Lawmakers geared up for battle over defense spending, military strategy

Democrats and Republicans in Congress are poised for an ideological battle in 2012 over the future of the U.S. military.

For the first time since the terrorist attacks of Sept. 11, Washington’s military strategy and priorities are in flux. The Iraq conflict has ended, the Afghanistan war is on pace to wrap up in 2014 and the Obama administration is enacting plans to shrink the growth of the Pentagon budget. 

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“The military certainly is at a crossroads,” Rep. Jim Moran (D-Va.), a member of the House Appropriations subcommittee on Defense, told The Hill. 

While lawmakers on both sides of the aisle agree that the military has reached a point of transition, the consensus largely ends there. The Obama administration and many congressional Democrats favor a smaller, leaner, cheaper military. But GOP lawmakers and many analysts warn that the world is too unstable for the United States to dial back its military might. 

In a series of interviews with The Hill, members of both parties agreed that any changes to the nation’s military strategy, construct and priorities should be based on a revised strategy. But as the fallout from the Obama administration’s announcing of a new defense plan showed, there are sharp differences about what form that strategy will take.



President Obama and Pentagon leaders say their new defense plan will require a “leaner” and “more agile” force, and intend to cast aside parts of the force needed for protracted stability operations.


Senior Pentagon officials said the strategy shift is necessary so the force can fight a major conflict while responding quickly to other conflagrations across the globe. Defense Secretary Leon Panetta said the envisioned force’s “greatest strength” is that it would be “more agile, flexible, ready to deploy, innovative and technologically advanced.”

But Rep. Allen West (R-Fla.), an Army veteran and House Armed Services Committee member, said the country is “about to do what we always do after wars end” — mistakenly slash defense funding. 

“We need a steady state defense budget,” West said, adding that budgetary “peaks and valleys” make it tough to maintain a lethal military that is feared by potential foes.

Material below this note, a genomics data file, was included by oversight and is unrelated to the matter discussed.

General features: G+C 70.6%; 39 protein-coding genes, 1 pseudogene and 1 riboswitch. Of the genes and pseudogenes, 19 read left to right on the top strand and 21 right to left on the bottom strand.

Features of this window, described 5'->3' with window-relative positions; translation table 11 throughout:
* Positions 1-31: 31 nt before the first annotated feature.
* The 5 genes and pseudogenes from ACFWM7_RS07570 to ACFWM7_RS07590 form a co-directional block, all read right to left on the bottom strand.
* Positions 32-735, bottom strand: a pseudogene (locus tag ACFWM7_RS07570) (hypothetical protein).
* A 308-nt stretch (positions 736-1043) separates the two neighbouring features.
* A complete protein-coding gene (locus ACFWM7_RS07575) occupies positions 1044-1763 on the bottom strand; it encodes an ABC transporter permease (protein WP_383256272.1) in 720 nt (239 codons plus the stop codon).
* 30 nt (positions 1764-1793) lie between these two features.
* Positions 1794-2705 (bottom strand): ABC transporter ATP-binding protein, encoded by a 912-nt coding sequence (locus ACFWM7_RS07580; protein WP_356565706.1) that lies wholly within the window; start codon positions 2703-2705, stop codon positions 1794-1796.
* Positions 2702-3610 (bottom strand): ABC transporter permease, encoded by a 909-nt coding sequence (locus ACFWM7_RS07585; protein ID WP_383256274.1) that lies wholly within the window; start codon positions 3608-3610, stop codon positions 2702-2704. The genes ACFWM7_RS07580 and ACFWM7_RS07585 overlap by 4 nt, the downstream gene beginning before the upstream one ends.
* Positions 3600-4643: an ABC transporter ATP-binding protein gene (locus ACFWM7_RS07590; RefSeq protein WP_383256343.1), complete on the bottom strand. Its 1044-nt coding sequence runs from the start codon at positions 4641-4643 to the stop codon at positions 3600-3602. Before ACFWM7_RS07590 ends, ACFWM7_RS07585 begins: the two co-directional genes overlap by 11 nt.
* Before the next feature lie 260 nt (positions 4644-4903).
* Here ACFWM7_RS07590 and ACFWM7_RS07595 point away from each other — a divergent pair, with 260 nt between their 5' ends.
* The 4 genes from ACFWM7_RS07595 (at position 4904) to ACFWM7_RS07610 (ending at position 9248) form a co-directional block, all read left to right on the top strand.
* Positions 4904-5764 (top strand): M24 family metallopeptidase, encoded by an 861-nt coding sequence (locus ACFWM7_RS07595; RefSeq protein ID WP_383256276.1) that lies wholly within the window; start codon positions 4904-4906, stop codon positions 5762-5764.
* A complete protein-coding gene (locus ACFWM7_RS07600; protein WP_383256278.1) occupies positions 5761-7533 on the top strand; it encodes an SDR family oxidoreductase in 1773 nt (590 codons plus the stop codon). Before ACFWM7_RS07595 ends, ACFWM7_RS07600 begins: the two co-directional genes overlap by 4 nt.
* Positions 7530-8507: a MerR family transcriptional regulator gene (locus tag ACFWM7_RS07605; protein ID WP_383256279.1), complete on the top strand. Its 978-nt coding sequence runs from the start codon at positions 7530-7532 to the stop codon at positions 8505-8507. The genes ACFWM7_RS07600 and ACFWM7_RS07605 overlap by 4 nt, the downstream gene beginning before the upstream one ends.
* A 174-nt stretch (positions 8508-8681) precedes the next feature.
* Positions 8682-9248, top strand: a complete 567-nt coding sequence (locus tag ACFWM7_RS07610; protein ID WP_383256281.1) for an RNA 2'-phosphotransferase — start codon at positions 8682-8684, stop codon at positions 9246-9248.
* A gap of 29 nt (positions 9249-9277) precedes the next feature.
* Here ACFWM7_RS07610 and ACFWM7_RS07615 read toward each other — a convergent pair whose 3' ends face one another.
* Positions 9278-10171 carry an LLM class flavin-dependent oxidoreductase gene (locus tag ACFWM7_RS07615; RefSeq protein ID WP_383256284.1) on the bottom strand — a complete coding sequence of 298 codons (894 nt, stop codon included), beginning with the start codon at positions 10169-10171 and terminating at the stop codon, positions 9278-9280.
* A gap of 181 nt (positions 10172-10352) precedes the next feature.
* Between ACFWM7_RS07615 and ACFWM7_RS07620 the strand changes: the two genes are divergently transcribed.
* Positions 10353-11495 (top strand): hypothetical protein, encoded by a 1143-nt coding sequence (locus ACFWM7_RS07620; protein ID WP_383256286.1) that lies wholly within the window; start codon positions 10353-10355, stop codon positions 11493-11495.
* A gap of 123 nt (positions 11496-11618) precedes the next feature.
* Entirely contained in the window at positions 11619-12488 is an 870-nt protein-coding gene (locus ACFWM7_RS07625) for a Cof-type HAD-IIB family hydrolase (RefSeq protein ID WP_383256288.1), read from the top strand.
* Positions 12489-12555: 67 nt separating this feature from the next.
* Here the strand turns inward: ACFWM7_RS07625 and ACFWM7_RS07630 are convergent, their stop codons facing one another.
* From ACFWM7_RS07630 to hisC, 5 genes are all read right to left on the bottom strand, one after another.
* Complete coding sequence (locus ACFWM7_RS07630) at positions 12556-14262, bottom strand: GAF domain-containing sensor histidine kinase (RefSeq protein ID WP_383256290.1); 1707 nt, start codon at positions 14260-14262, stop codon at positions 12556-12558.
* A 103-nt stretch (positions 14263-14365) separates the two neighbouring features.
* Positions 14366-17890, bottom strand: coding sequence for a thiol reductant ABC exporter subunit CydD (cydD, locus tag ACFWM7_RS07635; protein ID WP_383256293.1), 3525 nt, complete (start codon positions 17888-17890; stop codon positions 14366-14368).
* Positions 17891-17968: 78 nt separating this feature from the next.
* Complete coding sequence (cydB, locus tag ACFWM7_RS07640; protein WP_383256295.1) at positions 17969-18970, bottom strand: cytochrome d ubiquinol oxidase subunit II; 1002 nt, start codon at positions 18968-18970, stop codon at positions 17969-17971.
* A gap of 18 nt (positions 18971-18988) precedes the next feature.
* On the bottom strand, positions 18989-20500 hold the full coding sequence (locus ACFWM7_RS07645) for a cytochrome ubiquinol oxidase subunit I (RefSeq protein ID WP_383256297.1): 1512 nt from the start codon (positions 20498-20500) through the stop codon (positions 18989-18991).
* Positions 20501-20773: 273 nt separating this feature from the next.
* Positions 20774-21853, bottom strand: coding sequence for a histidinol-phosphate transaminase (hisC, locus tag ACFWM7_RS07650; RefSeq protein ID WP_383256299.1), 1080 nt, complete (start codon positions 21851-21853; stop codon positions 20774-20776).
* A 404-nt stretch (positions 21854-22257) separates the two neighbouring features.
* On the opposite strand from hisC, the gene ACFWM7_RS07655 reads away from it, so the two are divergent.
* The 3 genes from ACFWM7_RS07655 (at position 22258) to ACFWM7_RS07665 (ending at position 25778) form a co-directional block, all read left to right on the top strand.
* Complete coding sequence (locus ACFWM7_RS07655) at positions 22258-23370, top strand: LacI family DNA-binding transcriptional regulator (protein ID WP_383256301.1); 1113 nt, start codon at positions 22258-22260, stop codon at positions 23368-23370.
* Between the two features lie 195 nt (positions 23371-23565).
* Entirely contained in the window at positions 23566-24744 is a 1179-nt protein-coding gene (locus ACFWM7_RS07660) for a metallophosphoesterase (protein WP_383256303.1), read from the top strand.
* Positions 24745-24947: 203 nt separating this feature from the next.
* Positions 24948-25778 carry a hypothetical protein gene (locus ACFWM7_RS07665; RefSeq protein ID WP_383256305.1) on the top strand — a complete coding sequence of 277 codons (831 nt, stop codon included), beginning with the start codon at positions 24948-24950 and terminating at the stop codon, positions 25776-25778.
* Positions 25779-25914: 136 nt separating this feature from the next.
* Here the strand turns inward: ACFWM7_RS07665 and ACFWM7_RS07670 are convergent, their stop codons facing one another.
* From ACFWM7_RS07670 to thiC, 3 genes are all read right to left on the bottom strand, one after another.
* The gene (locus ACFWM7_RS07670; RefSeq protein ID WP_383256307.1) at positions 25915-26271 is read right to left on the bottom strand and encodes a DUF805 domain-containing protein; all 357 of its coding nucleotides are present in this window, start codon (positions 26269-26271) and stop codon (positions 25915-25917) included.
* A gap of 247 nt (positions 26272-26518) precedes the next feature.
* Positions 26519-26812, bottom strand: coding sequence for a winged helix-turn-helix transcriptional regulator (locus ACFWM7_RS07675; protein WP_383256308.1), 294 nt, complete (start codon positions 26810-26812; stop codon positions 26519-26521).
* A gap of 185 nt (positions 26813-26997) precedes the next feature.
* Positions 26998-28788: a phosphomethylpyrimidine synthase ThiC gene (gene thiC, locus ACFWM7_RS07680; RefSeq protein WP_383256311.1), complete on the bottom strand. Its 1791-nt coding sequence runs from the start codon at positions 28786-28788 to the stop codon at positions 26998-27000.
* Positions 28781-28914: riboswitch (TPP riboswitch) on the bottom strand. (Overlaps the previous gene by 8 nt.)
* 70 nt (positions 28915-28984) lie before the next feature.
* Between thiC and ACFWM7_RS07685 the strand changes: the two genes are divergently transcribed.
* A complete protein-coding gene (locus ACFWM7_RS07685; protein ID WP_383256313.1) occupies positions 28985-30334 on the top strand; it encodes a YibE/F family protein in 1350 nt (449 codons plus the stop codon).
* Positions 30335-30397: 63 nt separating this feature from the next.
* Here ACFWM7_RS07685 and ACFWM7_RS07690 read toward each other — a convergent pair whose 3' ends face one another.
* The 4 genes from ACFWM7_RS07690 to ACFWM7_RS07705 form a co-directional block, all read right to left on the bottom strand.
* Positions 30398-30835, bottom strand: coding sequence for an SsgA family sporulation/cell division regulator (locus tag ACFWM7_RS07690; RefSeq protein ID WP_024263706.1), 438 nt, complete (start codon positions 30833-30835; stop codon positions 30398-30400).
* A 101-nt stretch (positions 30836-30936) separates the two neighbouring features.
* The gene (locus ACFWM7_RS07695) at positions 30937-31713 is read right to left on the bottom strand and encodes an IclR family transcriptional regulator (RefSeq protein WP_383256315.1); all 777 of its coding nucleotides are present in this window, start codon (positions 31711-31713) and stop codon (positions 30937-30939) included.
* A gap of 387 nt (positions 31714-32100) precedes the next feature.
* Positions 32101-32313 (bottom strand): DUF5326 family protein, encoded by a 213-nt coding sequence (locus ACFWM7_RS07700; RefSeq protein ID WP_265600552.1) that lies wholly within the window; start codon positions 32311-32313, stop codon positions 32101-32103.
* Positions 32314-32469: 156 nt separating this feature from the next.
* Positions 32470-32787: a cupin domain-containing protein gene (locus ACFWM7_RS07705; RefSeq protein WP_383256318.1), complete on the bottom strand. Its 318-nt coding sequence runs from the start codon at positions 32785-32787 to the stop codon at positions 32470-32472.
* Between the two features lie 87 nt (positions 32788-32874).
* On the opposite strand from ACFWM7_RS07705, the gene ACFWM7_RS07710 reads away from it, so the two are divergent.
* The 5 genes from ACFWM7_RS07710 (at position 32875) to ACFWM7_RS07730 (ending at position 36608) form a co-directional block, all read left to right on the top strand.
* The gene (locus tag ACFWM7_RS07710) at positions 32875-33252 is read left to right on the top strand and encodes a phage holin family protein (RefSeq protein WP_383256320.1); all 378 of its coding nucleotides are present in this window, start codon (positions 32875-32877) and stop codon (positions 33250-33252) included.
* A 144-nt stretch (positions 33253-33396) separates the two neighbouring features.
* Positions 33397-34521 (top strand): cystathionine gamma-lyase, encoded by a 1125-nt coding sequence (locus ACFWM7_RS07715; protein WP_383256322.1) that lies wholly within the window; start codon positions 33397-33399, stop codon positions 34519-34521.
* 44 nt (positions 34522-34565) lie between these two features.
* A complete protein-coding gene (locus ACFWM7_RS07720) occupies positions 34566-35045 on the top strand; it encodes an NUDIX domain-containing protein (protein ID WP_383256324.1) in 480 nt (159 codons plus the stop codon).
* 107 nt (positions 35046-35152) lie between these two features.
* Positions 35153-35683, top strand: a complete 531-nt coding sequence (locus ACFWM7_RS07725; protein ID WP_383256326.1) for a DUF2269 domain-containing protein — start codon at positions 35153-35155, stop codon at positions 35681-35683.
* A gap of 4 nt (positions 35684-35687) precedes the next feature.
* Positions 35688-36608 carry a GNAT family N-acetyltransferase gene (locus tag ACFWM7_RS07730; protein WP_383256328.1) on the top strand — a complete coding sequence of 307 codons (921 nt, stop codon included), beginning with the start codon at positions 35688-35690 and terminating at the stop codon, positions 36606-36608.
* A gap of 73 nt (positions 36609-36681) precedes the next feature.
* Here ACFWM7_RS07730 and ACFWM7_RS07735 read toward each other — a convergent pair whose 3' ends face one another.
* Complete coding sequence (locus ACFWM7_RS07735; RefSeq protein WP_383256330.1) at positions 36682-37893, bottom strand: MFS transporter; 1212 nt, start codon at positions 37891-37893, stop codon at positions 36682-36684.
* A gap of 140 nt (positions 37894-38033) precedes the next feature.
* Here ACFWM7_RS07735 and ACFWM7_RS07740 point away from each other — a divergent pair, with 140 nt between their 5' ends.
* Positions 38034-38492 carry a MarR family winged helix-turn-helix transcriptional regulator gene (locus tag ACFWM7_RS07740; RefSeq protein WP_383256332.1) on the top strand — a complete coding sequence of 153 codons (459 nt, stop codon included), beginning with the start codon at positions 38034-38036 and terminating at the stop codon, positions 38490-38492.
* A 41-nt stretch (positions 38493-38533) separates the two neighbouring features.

Republican lawmakers told The Hill a large and robust U.S. military is necessary, and said the force would be devastated by budget cuts that go beyond the $350 billion slated to take place over 10 years. 

Sen. Lindsey Graham (R-S.C.), a vocal proponent of U.S. military involvement in just about every corner of the globe, recently said U.S. officials must “resist the temptation” to say there will be “no more big land wars.”

The Obama defense strategy makes clear that officials believe budget realities and fewer ongoing hot wars make Army and Marine Corps troop reductions necessary.

Graham argued Pentagon and administration officials must ensure the military has the “land, sea and air capabilities — as well as the firepower to protect troops in the region — to do a strike on Iran’s nuclear [sites].”

Pro-military Democrats including Rep. Robert Andrews (N.J.), a senior House Armed Services Committee member, said the time has come for the U.S. military to shrink its global footprint.

Andrews told The Hill it is time to “rethink our bases in Europe,” perhaps by opting to build more aircraft carriers to project American power. Though carriers are expensive, in the long run, Andrews said, another carrier or two would be cheaper than maintaining so many bases.

A powerful GOP lawmaker on defense issues, House Armed Services Committee Vice Chairman Mac Thornberry (Texas), told The Hill in late December that it will be important for “us to invest in the weapons needed to project power, especially in Asia.”

Obama’s new defense strategy codifies the administration’s ongoing shift of its foreign and national security policies toward that region, and calls for increased investment in platforms to combat China’s military buildup.

“We will ... expand our networks of cooperation with emerging partners throughout the [region] to ensure collective capability and capacity for securing common interests,” according to the strategy.

To that end, the Obama administration already has inked deals with several Asia-Pacific states for U.S.-made fighter jets and helicopters, as well as to permanently host American troops.

In the strategy, the White House says the Pentagon will spend whatever it takes to keep access to and the ability to “operate freely” in China’s backyard.

More details about which strategic paths the Pentagon will follow will be known when its 2013 budget plan is announced in the coming weeks, analysts said. 

Anthony Cordesman of the Center for Strategic and International Studies, a Pentagon adviser, said the Obama plan offers some clues, however.

It calls for “a broad emphasis on technology, the air-land battle in Asia, maintaining a strong posture in the Middle East, relying more on partnerships with our allies, reduced but ready ground forces, and a slowdown in procurement,” Cordesman wrote in a Jan. 5 report.